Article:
by Catherine Doherty.
Christmas. The familiar story—a stable, a manger, a Baby, a virgin mother, shepherds, carols, presents, Christmas trees, good will to all men.
Do we ever stop to consider the utter desolation of that birth? The loneliness of it? The startling pain of the man who became the foster-father of God? The wound of a deeper pain that lay heavy and hidden in the heart of Mary, the virgin mother?
Was this the welcome of the Messiah, awaited by the world? Was this to be the pattern of infinite years, this utter rejection by his creatures of both himself and his love?
His birth was the beginning of his passion. The wood of the manger was the precursor of the wood of the cross.
Was the sea of love, the essence of this little Baby, poured out in vain? Was his warm and healing smile lost, wasted on a cold, indifferent world, that would reject its very Source, and, anew with every generation, crucify It with cruel mockery and wanton jest?
It seems like it, does it not?
Behold our century, two thousand years removed from the moment of the birth of Christ! Behold our cold hearts, our empty souls, our days spent in the worship of self, in worrying only about the altars of those hideous idols we have created out of our own substance. Legion is their name. To mention but a few—security, power, wealth, health, beauty of body. These idols, our own distorted images, are what we really worship.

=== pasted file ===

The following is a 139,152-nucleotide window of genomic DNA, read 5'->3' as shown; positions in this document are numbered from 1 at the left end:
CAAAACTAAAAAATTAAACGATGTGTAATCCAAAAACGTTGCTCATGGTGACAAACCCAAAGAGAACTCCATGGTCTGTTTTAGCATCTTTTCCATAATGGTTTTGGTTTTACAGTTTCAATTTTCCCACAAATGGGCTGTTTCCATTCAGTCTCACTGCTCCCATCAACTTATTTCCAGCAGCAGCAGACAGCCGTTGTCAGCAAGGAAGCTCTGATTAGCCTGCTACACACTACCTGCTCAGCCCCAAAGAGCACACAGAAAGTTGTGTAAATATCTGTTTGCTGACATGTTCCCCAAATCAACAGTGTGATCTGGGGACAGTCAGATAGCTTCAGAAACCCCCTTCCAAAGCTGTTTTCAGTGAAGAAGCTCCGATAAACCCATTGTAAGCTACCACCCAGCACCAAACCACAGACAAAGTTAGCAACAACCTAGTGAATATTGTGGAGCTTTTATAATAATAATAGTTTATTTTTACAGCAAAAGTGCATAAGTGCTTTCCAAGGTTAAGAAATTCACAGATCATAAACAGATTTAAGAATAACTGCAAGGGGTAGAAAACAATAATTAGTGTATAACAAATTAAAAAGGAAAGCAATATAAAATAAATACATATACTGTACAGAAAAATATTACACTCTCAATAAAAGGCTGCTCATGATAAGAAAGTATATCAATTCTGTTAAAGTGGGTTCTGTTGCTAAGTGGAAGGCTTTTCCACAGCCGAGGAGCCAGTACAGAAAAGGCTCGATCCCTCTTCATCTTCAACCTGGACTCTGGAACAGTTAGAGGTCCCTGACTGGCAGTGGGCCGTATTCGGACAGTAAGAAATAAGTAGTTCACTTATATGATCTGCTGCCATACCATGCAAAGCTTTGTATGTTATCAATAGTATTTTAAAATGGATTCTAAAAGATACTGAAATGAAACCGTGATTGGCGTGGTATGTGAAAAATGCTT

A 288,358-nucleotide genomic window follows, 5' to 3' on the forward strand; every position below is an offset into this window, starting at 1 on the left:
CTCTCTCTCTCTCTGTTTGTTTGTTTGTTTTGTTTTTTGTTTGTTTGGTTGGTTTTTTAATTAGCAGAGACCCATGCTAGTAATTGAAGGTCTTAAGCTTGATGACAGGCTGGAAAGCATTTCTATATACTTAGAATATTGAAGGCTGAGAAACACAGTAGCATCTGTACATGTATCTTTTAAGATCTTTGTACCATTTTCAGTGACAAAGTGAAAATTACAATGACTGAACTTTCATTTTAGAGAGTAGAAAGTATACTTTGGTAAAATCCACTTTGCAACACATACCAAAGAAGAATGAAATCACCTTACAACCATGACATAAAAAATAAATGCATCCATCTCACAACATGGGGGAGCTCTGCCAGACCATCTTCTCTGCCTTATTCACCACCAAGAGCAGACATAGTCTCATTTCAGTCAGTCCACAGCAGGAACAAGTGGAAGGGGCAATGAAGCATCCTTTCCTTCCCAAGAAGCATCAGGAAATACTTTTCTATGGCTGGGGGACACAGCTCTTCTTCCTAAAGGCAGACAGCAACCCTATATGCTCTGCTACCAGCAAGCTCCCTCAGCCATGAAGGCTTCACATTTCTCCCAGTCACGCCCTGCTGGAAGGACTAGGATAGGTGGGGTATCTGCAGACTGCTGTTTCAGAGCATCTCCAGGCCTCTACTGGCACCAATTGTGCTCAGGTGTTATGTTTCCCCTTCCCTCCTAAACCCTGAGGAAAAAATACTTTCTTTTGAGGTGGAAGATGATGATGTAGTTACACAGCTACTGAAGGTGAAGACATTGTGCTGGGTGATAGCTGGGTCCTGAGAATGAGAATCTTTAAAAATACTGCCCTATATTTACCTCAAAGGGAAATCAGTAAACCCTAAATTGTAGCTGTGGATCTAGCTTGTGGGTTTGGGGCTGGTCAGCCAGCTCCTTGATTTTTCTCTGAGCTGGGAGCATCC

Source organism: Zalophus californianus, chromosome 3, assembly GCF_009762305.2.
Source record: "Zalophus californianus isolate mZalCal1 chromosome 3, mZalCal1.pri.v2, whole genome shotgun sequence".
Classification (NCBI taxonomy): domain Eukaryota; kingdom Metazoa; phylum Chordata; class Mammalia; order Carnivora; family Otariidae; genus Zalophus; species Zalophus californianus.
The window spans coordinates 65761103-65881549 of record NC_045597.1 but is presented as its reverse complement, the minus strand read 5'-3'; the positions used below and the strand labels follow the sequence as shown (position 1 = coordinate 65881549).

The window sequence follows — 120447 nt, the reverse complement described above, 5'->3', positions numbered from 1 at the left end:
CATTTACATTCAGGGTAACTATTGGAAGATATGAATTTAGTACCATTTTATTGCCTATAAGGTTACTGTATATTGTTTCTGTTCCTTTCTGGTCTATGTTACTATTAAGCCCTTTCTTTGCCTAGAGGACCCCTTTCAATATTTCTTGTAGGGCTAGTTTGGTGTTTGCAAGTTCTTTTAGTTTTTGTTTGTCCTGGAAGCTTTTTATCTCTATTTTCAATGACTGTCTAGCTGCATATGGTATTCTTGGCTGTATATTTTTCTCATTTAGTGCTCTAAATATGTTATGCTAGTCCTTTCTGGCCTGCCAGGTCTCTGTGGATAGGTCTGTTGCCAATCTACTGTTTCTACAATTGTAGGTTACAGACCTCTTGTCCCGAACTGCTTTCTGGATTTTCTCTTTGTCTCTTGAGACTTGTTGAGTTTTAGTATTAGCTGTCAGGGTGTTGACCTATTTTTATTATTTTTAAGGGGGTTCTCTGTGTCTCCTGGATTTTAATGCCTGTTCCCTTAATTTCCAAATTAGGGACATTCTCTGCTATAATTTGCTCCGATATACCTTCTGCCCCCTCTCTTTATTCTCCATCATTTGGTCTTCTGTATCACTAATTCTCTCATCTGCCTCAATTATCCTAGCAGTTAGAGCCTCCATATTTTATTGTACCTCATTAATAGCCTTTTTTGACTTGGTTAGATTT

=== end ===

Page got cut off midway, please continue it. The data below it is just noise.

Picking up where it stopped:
Babe of Bethlehem, have mercy on us! Send your angels to call us to your feet. Send us your graces, to open our blind eyes, so that, prostrating ourselves before your utter destitution, we may find in its infinite richness a laver of our sins.
Cleansed by your divine Presence, we may bring you, this Christmas day, or the next, the gift of self. Strip us naked of it, and fill us with your love, making us strong with your strength.
Help us to become as little children, who alone shall enter heaven. As little children we shall see easily through the tinsel of wealth, power, and security. And we shall reject all of them for your sake, embracing but one thing, desiring but one thing, living but one thing—your love.
Sear us with the sparks of your fire. We can then indeed bring the true message of your birth to a world that has forgotten its very meaning, and thus restore it, and all that dwell therein, to your Father in heaven who so loved us as to send you to redeem us.
From Where Love Is God Is, (Bruce Publ. Co., 1953) pp. 72, 73.
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